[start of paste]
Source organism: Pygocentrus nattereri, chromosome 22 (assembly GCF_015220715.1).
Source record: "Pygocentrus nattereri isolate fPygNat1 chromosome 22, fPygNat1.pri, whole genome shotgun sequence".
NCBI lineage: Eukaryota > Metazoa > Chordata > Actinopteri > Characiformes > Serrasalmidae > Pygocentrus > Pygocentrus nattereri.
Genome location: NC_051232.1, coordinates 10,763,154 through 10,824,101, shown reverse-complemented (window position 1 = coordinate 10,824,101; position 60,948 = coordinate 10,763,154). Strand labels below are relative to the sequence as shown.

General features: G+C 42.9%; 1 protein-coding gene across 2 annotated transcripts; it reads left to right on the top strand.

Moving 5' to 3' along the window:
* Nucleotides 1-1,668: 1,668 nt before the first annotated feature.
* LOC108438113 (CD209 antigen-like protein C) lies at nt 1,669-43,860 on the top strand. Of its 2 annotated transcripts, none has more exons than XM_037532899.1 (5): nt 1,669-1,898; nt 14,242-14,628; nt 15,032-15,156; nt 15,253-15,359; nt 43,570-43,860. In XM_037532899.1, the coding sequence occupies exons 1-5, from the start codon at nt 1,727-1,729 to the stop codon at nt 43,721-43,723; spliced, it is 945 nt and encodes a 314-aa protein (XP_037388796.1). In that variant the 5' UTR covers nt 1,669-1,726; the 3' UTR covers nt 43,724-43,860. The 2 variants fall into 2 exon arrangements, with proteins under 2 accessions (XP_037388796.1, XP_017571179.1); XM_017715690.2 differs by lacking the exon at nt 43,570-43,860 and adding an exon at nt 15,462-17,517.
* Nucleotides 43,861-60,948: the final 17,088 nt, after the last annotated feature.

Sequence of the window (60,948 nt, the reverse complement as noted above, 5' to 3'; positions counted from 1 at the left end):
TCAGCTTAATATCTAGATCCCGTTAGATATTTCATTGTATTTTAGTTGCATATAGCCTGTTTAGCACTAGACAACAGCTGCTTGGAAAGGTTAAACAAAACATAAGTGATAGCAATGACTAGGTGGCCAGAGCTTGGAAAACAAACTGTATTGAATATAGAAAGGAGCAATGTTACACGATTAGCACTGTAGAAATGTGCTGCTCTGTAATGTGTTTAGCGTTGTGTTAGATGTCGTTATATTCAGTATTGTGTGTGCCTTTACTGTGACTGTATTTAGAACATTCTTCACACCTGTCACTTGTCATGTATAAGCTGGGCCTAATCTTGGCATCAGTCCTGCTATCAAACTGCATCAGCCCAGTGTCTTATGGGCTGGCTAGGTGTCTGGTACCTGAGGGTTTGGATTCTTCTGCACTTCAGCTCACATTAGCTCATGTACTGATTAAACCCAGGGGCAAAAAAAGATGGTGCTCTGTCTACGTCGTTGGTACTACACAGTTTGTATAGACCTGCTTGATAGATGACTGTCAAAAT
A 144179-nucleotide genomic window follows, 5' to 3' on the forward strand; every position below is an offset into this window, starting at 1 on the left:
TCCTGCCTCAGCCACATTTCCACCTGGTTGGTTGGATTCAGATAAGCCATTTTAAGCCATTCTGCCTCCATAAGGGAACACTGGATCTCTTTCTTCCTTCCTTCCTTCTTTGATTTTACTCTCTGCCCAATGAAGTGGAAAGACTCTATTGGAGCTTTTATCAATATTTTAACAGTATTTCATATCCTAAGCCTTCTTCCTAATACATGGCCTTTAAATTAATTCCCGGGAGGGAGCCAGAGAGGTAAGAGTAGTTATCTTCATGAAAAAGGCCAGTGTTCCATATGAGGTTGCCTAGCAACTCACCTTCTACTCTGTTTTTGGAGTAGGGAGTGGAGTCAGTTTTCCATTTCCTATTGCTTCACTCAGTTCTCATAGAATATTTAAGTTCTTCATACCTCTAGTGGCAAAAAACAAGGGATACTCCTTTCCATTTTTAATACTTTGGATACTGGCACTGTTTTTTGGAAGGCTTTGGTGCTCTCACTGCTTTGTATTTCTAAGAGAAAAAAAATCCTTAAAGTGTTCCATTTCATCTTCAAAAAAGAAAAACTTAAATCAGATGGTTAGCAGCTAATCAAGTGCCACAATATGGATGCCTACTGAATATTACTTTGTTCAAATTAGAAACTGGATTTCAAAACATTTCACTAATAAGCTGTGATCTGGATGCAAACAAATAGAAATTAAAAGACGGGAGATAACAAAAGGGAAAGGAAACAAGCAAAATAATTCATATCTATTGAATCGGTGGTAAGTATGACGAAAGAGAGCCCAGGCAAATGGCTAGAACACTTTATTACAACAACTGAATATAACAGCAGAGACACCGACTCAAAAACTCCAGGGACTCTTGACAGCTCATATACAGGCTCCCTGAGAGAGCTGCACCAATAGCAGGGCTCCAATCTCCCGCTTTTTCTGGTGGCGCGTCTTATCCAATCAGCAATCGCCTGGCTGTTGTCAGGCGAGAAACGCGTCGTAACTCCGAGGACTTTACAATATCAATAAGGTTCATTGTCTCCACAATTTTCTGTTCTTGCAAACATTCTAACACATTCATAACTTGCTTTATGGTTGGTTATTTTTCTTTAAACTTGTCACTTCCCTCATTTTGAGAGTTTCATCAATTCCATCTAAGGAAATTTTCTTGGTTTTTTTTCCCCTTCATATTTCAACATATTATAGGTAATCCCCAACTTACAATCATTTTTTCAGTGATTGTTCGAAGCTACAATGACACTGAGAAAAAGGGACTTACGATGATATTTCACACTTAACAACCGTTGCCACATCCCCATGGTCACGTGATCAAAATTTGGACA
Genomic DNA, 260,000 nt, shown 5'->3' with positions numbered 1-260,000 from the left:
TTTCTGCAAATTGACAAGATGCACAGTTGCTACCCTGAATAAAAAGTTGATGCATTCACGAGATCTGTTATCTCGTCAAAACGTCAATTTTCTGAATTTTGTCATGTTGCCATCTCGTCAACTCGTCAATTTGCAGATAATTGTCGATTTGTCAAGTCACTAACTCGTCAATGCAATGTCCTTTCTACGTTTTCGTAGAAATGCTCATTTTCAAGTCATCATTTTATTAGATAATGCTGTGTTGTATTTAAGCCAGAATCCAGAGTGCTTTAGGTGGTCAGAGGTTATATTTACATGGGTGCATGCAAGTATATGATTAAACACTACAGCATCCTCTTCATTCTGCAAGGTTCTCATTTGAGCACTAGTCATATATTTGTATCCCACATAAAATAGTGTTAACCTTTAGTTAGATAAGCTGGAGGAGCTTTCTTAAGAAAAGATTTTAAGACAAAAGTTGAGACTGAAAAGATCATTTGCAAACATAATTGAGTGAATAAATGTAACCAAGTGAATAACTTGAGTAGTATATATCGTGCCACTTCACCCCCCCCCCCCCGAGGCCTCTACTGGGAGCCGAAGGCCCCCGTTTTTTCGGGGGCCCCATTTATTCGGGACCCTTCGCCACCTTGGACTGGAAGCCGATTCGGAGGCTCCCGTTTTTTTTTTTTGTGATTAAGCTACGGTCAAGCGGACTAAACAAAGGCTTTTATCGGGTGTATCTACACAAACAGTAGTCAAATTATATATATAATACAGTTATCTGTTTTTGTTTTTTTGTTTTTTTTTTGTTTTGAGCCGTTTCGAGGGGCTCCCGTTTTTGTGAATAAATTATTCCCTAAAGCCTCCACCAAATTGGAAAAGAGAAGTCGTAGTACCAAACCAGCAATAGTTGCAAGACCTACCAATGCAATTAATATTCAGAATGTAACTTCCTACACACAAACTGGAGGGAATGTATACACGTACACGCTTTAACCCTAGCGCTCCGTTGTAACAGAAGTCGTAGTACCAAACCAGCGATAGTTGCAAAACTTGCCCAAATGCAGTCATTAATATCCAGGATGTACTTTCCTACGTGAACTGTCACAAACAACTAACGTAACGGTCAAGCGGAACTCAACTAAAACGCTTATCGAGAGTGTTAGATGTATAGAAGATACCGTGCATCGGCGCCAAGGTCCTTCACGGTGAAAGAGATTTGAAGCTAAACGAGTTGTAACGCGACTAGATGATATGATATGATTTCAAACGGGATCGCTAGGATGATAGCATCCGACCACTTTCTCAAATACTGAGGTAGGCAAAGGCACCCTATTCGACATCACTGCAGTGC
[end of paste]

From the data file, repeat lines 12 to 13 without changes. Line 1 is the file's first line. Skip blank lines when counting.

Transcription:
A 144179-nucleotide genomic window follows, 5' to 3' on the forward strand; every position below is an offset into this window, starting at 1 on the left:
TCCTGCCTCAGCCACATTTCCACCTGGTTGGTTGGATTCAGATAAGCCATTTTAAGCCATTCTGCCTCCATAAGGGAACACTGGATCTCTTTCTTCCTTCCTTCCTTCTTTGATTTTACTCTCTGCCCAATGAAGTGGAAAGACTCTATTGGAGCTTTTATCAATATTTTAACAGTATTTCATATCCTAAGCCTTCTTCCTAATACATGGCCTTTAAATTAATTCCCGGGAGGGAGCCAGAGAGGTAAGAGTAGTTATCTTCATGAAAAAGGCCAGTGTTCCATATGAGGTTGCCTAGCAACTCACCTTCTACTCTGTTTTTGGAGTAGGGAGTGGAGTCAGTTTTCCATTTCCTATTGCTTCACTCAGTTCTCATAGAATATTTAAGTTCTTCATACCTCTAGTGGCAAAAAACAAGGGATACTCCTTTCCATTTTTAATACTTTGGATACTGGCACTGTTTTTTGGAAGGCTTTGGTGCTCTCACTGCTTTGTATTTCTAAGAGAAAAAAAATCCTTAAAGTGTTCCATTTCATCTTCAAAAAAGAAAAACTTAAATCAGATGGTTAGCAGCTAATCAAGTGCCACAATATGGATGCCTACTGAATATTACTTTGTTCAAATTAGAAACTGGATTTCAAAACATTTCACTAATAAGCTGTGATCTGGATGCAAACAAATAGAAATTAAAAGACGGGAGATAACAAAAGGGAAAGGAAACAAGCAAAATAATTCATATCTATTGAATCGGTGGTAAGTATGACGAAAGAGAGCCCAGGCAAATGGCTAGAACACTTTATTACAACAACTGAATATAACAGCAGAGACACCGACTCAAAAACTCCAGGGACTCTTGACAGCTCATATACAGGCTCCCTGAGAGAGCTGCACCAATAGCAGGGCTCCAATCTCCCGCTTTTTCTGGTGGCGCGTCTTATCCAATCAGCAATCGCCTGGCTGTTGTCAGGCGAGAAACGCGTCGTAACTCCGAGGACTTTACAATATCAATAAGGTTCATTGTCTCCACAATTTTCTGTTCTTGCAAACATTCTAACACATTCATAACTTGCTTTATGGTTGGTTATTTTTCTTTAAACTTGTCACTTCCCTCATTTTGAGAGTTTCATCAATTCCATCTAAGGAAATTTTCTTGGTTTTTTTTCCCCTTCATATTTCAACATATTATAGGTAATCCCCAACTTACAATCATTTTTTCAGTGATTGTTCGAAGCTACAATGACACTGAGAAAAAGGGACTTACGATGATATTTCACACTTAACAACCGTTGCCACATCCCCATGGTCACGTGATCAAAATTTGGACA